Special promotional content provided by the Boys and Girls Club of Dane County.
Though she’s only 13, Blessing has been an entrepreneur her whole life.
“She always wanted to have her own business,” says Blessing’s mom, Quishanta. “She goes around looking at empty businesses and (says), ‘This is where I can put my business.’”
For the past three years, the Cherokee Middle School student has been kicking around an idea for a business called ArtEats (“It sounds like artiste,” she says), an art gallery and studio with a built-in cafe.
“I am an artist, but I also get inspired by other people’s art,” Blessing says. “When this idea started to stick with me this year, I started drawing more, I started cooking more, basically trying to improve myself so I can actually develop the business.”
Another step she took to help develop the business was to attend the first-ever Entrepreneurship Camp at the Boys & Girls Clubs of Dane County McKenzie Regional Workforce Center, a state-of-the-art skilled trades & entrepreneurship center dedicated to empowering young people to pursue their dreams of starting their own businesses.
Mohammed, a 14-year-old student at Central Heights Middle School in Sun Prairie, also attended the camp. His business idea is called Swish Sports Center, a training facility and gym that also has a sporting goods retail store attached. Mohammed plays basketball and “always knew I wanted to do something in sports.”
Over six weeks, 12 young people aged 12-17 touched on 72 topics from money management to marketing to profit margins. They ultimately made one-minute investment pitches on video. This camp is the first of many exciting opportunities for young people to learn about the behind-the-scenes details of creating your own business from dedicated professionals in our community.
The curriculum comes from the Action Coaching Young Entrepreneur Smart Start (YESS) program, administered here by Chisel Action Coaching founder Monica Gunderson.
“We start with mindset,” Gunderson said. That mindset includes embracing who you want to be in addition to what you want to do.
“One of the things we teach is the identity iceberg. We talk about the importance of our identity. That’s where we start with our belief systems,” she said. “These kids are sponges, for lack of a better description. There’s so much information available to them. So it just guides them to explore this path.”
Gunderson also said the kids are taught not to get discouraged.
“When you’re confused, that actually means you’re learning and you’re expanding,” she said. “Confusion is a great place to be. We‘re encouraging the participants and our graduates to not get discouraged when you’re confused. Don’t stop, go and learn more, because it probably means you’re going to expand your knowledge”.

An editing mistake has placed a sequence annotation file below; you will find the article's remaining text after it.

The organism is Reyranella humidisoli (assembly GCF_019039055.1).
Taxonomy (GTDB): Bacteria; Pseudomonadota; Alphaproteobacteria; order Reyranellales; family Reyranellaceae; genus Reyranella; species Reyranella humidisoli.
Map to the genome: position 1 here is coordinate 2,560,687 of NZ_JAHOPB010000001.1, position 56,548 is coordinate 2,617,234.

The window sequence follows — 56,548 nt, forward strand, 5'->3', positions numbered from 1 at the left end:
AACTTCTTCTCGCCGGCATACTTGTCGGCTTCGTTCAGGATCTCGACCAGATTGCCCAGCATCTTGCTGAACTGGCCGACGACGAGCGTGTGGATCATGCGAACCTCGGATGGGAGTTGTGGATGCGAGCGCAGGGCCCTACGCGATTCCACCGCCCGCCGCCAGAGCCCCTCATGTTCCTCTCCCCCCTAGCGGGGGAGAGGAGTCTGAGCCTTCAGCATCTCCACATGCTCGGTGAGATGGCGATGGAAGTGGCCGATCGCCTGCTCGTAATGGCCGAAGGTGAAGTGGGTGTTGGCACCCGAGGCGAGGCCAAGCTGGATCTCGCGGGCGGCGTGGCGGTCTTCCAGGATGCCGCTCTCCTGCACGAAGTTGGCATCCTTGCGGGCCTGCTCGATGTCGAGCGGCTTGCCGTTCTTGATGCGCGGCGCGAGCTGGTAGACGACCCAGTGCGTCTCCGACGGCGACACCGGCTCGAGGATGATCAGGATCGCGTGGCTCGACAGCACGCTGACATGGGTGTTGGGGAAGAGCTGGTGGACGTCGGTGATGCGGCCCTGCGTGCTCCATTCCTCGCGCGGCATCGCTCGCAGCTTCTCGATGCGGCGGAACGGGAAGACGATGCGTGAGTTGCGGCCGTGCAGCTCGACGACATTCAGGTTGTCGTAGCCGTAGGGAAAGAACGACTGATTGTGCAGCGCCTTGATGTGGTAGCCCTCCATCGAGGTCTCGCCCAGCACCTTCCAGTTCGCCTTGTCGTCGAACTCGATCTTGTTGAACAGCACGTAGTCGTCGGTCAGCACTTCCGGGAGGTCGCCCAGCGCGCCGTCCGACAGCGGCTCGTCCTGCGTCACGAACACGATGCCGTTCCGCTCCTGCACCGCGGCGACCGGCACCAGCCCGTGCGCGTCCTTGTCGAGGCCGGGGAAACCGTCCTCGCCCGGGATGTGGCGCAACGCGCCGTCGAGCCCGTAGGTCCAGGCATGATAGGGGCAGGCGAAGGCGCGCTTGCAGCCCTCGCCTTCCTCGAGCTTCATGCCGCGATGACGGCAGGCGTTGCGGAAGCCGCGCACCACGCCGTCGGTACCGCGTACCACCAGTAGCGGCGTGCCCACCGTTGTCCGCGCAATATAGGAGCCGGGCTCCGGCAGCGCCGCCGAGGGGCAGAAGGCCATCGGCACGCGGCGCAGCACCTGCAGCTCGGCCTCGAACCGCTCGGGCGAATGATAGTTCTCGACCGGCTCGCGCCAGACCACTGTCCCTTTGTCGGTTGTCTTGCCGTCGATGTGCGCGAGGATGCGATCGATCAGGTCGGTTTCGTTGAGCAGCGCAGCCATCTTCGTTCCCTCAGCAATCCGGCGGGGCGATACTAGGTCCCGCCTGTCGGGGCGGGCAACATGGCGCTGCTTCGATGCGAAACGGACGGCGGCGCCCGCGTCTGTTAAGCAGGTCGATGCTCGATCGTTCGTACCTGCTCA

The kids we spoke to had a few specific takeaways.
“I learned about five ways to profitability and the entrepreneurs’ ladder,” Blessing said.
“I’ve learned that you have to be patient, and that the profit isn’t going to come right away,” Mohammed said. He said the pitch he made in his video was “the big picture of the business is what I want the end result I want to make, but I want to start small.”
He also noted the mindset he learned.
“I only knew the idea of an entrepreneur but now I know actually what an entrepreneur is and the different aspects that it takes to start a business,” he said.
Blessing’s dad, Jamada, noticed a shift in her mindset as well.
“She’s always been confident but I see more confidence, I see more growth and ambition for her,” he said. “Her desire has always been helping people and always inspiring others.”
“We’re really excited to expose our members to entrepreneurial skills,” said BGCDC assistant vice president for workforce development Stephanie Johnston. “Being able to learn about financial literacy, investment, customer service, creating a business plan, and really giving them the confidence that hopefully one day they can own their own business, they can be their own boss.”
This is just the start of entrepreneurship programs that will be offered through the McKenzie Regional Workforce Center – there are already plans for another camp taking place this fall. Michael Johnson, President & CEO of Boys & Girls Clubs of Dane County, spoke to their great ambitions for these programs.
“The success of this first camp is just a glimpse of what BGCDC strives to accomplish. We hope to inspire hundreds or thousands of children in Dane County at an early age to really consider their future and take steps to develop their own businesses,” Johnson said. “In the long run, programs like this will help close the wealth equity gap in Dane County and make our community stronger.”
Dates for the fall camp are still being finalized. For the most up-to-date program information follow Boys & Girls Clubs of Dane County on Facebook. For additional information about the McKenzie Regional Workforce Center and its upcoming programs, please contact Stephanie Johnston at email@example.com.
The camp was funded by a Workforce Innovation Grant from the Wisconsin Department of Administration and executed in partnership with the Action Coach Young Entrepreneur Smart Start and WRTP | BIG STEP.